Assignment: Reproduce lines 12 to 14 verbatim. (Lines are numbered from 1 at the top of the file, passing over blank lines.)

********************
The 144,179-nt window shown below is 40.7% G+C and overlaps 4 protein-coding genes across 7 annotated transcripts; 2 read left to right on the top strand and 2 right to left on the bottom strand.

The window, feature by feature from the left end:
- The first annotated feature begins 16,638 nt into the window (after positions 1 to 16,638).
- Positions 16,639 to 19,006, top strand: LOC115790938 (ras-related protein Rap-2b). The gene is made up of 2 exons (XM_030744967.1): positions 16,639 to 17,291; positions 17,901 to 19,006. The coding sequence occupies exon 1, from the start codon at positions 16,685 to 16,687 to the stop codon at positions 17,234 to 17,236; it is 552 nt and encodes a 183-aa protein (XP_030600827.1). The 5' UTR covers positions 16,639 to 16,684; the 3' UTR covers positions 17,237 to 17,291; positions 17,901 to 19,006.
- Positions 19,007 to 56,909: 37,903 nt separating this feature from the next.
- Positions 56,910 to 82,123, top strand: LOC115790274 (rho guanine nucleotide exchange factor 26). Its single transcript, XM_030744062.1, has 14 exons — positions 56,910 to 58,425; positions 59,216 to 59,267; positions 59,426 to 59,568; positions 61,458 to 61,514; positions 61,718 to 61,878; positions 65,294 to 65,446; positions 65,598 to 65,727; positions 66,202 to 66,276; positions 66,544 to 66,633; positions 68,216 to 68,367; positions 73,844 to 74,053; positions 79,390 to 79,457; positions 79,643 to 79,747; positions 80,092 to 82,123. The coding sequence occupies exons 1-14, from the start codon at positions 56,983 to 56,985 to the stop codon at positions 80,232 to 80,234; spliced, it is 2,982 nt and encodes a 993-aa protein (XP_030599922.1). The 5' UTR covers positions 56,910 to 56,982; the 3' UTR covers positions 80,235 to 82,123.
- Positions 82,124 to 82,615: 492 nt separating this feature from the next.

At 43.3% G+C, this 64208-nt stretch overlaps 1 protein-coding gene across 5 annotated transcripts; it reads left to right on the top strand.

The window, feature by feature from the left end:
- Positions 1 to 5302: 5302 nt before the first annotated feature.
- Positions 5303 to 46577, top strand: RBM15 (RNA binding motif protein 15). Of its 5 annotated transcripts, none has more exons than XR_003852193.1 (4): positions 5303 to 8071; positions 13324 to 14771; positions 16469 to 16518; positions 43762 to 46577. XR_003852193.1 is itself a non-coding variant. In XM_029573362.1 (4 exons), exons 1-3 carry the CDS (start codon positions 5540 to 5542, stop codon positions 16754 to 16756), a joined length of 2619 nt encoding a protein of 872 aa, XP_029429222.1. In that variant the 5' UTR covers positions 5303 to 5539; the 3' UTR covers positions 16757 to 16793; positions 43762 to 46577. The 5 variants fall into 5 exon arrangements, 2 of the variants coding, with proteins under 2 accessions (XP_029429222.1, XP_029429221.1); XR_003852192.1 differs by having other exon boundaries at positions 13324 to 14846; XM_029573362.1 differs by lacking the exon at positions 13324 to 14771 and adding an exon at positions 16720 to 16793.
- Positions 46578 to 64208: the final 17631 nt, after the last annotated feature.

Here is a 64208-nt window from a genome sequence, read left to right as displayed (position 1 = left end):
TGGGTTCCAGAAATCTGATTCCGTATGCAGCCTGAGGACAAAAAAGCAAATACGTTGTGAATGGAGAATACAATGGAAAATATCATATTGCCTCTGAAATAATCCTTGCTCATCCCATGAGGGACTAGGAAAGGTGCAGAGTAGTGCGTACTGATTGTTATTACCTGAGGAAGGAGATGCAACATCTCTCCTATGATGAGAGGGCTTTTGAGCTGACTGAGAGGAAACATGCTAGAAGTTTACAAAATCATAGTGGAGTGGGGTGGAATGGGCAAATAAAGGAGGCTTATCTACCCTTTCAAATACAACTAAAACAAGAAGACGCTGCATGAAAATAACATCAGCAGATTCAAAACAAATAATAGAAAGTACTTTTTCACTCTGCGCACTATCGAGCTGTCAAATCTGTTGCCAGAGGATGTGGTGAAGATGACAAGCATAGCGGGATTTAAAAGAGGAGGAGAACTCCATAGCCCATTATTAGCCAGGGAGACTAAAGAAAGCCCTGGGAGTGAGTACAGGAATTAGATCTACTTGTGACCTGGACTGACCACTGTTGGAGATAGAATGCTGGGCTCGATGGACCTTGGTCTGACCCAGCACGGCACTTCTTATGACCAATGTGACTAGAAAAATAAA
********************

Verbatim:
- Positions 46578 to 64208: the final 17631 nt, after the last annotated feature.

Here is a 64208-nt window from a genome sequence, read left to right as displayed (position 1 = left end):
TGGGTTCCAGAAATCTGATTCCGTATGCAGCCTGAGGACAAAAAAGCAAATACGTTGTGAATGGAGAATACAATGGAAAATATCATATTGCCTCTGAAATAATCCTTGCTCATCCCATGAGGGACTAGGAAAGGTGCAGAGTAGTGCGTACTGATTGTTATTACCTGAGGAAGGAGATGCAACATCTCTCCTATGATGAGAGGGCTTTTGAGCTGACTGAGAGGAAACATGCTAGAAGTTTACAAAATCATAGTGGAGTGGGGTGGAATGGGCAAATAAAGGAGGCTTATCTACCCTTTCAAATACAACTAAAACAAGAAGACGCTGCATGAAAATAACATCAGCAGATTCAAAACAAATAATAGAAAGTACTTTTTCACTCTGCGCACTATCGAGCTGTCAAATCTGTTGCCAGAGGATGTGGTGAAGATGACAAGCATAGCGGGATTTAAAAGAGGAGGAGAACTCCATAGCCCATTATTAGCCAGGGAGACTAAAGAAAGCCCTGGGAGTGAGTACAGGAATTAGATCTACTTGTGACCTGGACTGACCACTGTTGGAGATAGAATGCTGGGCTCGATGGACCTTGGTCTGACCCAGCACGGCACTTCTTATGACCAATGTGACTAGAAAAATAAA